A humble request to all is that this incident be kept in secret lest it might fall in Grady Booch's hands. The authors are gravely concerned of this document posing a risk to the extent of the father of OOPs commiting suicide, then!

3.3 The multiple main functions issue
Ah, the technical game. RP suddenly grew interested in the buzzword of ******: LDAP. The internal project then was in the test phase and he found a good opportunity to pick up domain knowledge to present some use to ****** and the LDAP client team. Against lot of objections, RP swam through to set up VC++ on his PC and began building the checked-in code for testing. In minutes, an LFM got a call ordering him to go over to RP's desk due to questionable, build-failing, check-ins! Again, in minutes, the problem was solved, with LFM muttering: RTFM (a readme file checked-in had specifically asked the case-by-case adding of test wrapper files, *individually* before building). Our man was building with all test files, each with its own main function, *together*! There were, in essence, many main functions in the damager's workspace, failing the build.

3.4 The coding-enthusiasm issue
In a similar fervor as above, RP once dared into the LFMs' area, during the peak of coding phase. He announced in long-withheld enthusiasm so:

Quote
RP: Achha hai tum log coding karte ho. Main, chahte hue bhi, coding nahi kar sakta!

LFM: Kyun? Apko kisne roka hai? Karo code.

RP: Ha! (laughing) Main coding karunga toh program management kaun karega?

LFM: Aise hi karna hai na? Main kar lunga na!
Unquote

RP returned to his basement cage, subdued, not to return many times again.


3.5 The Shivaji issue
RP and DL, more often than not, used to share a rickshaw on Friday afternoons to start early weekends. One such Fri, an LFM spotted RP stranded alone on the bus stop and here's the scene:

Quote
LFM: RP, DL kuthe ahe? (ek-vachan)

RP: DL kuthe *ahe* nahi, DL kuthe *ahet*? (bahu-vachan)

LFM: Kyun? Woh kya Shivaji hai kya? Uska chhod, tu Shivaji hai kya?
Unquote

3.6 The "FO" issue
One of the recurring fights between an LFM and RP amounted to this. The topic of discussion was whether or not someone who was new to LDAP be allowed to test LDAP client. The discussion shuffled to literal translations leading to filmi dialogues such as "tu apne maa ke paet se toh LDAP sikhkar nahi aya tha na? and "No, RP, anyone can test it, but you can't". Finally, the fight ended when the LFM lost his temper and yelled out in the basement "FO". It remained a much-admired scene for many!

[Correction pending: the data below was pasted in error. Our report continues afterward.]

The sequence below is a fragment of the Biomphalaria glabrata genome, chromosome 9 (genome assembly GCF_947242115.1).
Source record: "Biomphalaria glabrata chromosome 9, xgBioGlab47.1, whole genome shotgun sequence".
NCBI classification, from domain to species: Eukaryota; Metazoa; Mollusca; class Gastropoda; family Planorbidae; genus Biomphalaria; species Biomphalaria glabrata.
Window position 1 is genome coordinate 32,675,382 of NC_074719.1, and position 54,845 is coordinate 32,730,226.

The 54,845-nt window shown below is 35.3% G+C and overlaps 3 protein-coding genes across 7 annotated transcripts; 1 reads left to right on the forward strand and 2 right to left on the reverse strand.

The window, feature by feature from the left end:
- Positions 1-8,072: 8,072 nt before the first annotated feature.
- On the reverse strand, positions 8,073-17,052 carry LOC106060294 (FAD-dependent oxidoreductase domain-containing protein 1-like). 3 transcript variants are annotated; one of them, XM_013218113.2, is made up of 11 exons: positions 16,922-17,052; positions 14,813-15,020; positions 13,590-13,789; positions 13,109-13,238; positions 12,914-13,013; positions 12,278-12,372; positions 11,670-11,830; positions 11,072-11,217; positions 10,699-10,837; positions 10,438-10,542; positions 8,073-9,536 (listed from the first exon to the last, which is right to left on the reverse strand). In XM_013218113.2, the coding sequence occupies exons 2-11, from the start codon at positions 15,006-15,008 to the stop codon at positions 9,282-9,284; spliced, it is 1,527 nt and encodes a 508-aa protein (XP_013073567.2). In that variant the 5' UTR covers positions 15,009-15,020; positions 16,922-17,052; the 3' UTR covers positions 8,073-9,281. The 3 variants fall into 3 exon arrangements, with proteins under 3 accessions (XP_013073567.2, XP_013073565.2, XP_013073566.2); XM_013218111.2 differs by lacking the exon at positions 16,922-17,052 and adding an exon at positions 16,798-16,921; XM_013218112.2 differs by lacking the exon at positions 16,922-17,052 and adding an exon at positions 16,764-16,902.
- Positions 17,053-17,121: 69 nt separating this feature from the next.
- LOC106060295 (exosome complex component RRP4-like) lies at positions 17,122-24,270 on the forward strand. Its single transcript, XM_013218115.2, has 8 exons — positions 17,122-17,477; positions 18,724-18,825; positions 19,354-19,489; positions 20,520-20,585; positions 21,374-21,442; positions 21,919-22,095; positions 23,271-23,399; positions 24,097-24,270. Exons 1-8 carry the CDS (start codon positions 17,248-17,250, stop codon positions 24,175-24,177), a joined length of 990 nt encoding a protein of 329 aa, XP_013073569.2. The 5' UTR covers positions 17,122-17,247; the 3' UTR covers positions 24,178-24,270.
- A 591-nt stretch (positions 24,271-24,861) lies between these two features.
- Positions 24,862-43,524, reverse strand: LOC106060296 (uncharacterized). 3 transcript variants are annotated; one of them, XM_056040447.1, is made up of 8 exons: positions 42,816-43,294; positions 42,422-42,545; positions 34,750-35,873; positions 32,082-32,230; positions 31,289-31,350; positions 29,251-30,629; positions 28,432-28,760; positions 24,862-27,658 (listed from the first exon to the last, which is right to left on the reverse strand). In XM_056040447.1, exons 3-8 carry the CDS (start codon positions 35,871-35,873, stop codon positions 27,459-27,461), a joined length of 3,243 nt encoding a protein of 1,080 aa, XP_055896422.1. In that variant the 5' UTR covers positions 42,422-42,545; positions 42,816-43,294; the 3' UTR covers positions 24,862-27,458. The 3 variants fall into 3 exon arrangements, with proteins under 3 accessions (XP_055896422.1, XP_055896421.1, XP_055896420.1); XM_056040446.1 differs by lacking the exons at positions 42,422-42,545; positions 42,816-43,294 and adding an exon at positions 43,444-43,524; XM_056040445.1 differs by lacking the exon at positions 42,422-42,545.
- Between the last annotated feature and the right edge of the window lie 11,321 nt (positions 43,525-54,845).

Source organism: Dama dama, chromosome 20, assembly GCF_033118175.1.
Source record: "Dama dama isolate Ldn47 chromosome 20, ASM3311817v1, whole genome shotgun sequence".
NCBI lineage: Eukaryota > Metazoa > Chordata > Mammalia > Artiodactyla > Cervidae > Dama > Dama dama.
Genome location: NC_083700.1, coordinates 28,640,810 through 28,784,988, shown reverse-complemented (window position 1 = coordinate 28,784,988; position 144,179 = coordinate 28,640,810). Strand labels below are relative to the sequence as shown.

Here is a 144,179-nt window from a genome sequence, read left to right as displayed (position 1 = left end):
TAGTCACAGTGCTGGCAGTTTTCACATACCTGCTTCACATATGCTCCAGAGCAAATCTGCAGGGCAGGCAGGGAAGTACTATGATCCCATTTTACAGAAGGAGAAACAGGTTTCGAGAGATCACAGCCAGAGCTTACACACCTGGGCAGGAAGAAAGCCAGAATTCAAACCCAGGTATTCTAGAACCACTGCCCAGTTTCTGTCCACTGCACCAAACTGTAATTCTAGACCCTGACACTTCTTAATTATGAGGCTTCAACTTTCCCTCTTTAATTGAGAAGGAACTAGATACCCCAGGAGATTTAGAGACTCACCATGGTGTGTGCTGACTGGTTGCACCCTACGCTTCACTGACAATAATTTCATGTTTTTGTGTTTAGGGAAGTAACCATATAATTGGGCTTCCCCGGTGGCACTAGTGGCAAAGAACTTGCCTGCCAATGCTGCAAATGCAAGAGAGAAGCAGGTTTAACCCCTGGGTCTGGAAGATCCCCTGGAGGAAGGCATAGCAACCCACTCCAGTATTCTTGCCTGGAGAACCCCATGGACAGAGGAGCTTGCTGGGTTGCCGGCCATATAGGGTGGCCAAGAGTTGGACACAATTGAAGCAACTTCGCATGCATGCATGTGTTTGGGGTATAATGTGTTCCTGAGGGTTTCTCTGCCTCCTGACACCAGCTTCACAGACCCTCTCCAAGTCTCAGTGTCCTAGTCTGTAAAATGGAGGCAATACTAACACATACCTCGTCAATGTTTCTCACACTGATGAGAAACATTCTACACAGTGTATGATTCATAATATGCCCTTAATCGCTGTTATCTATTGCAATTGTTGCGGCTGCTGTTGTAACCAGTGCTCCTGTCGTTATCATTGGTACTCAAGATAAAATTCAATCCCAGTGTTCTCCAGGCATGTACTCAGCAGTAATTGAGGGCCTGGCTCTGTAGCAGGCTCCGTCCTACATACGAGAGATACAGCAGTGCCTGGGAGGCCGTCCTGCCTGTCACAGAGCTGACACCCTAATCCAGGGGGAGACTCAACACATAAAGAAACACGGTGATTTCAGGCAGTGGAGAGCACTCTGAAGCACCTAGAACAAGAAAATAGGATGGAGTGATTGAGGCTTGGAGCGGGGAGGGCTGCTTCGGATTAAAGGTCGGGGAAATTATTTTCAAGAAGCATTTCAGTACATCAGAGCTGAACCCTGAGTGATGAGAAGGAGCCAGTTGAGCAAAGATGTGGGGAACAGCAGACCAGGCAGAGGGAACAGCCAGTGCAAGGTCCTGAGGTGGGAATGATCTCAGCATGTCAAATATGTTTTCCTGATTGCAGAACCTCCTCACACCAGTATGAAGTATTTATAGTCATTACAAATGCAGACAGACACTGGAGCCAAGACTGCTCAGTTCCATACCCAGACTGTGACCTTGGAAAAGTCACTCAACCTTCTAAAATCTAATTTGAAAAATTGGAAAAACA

4.0 Introduction to the DL series

4.1 The "Chu****" issue
There was a time when DL went to the ****** basement among many engineers, including a couple of girls. Trying to be his normal self, DL used the oft used Hindi word Chu**** during office hours in an official chat. Everyone was stunned, of course. One LFM took the matter seriously and reported it to the technical director. The director was all ears till he heard DL's name pop up and the usage; his reaction was "Oh! DL? He said that?" He smiled and a little later he laughed. Thats that.

4.2 The tak-tak-tak and "heyyyyy" issue
Usually, project meetings with DL were an utter waste of time. Over time, LFMs learned that the project is not at all technical. Once, DL was serious about how everyone must take down notes about the project progress and what they did at work. DL was often expressive.

This time around, he said "Take down points, it will help you. Some day you'll look at it (pointing the index finger):
tak (finger moving to next point)
tak (finger moving to next point)
tak (finger moving to next point) and
heyyyyy (finger theatrically pointing at an LFM) !"

Many of us didn't know what he was saying, it was just another day, meeting or no meeting of course. However, we realized later he meant "go through the points and you'll know where you went wrong".


4.3 The Unix coder issue
DL seemed frustrated one fine day and decided to vent it out. Perhaps it was the day when the directors voiced out in one way or the other
to DL how big a mistake it was that they hired him. To vent it out, he found a project member and went on about what all he has worked on. The LFM listening had no clue as to whats happening. Then DL said what he shouldn't have; he said that he has coded a lot of Unix stuff, and to the authors' recall he mentioned the Linux kernel! "No," the LFM thought, "not the Linux kernel please". Its quite possible that DL didn't know that the ongoing project was very much on Linux. But DL may have sensed it from LFM's looks, because he immediately backed out by saying that its been long though.

4.4 The what about... issue
Amid a lot of things going on in the project, DL made his sudden appearance and while blabbering other nonsense on project status, he suddenly uttered "And what about yours, LFM?" The LFM who was spoken to and other LFMs took a good while to understand the intended meaning, but they just couldn't stop laughing later. The poor LFM who was asked the difficult question answered as follows:

"Mine is in CVS".

4.5 The test and correction issue
During the alpha and beta phases, the project was short of hands. All the LFMs who had any time on hands were to be made available to this project. DL wanted it happen and his way of putting other people in the project was to put them to test jobs. To explain that new additions to the team should test the code to speed up bug fixing, he managed to put it in some golden words so: "LFM test and (pointing to another LFM) he correct"

The LFMs who were present did not understand at first and were wondering who was correct and who was wrong. It was finally understood after a lot of discussion that what he meant was that one LFM would test the code and another LFM would fix any bugs that were found. "He correct" became a legendary and frequently used phrase in ****** after that.

4.6 The Project Proposal issue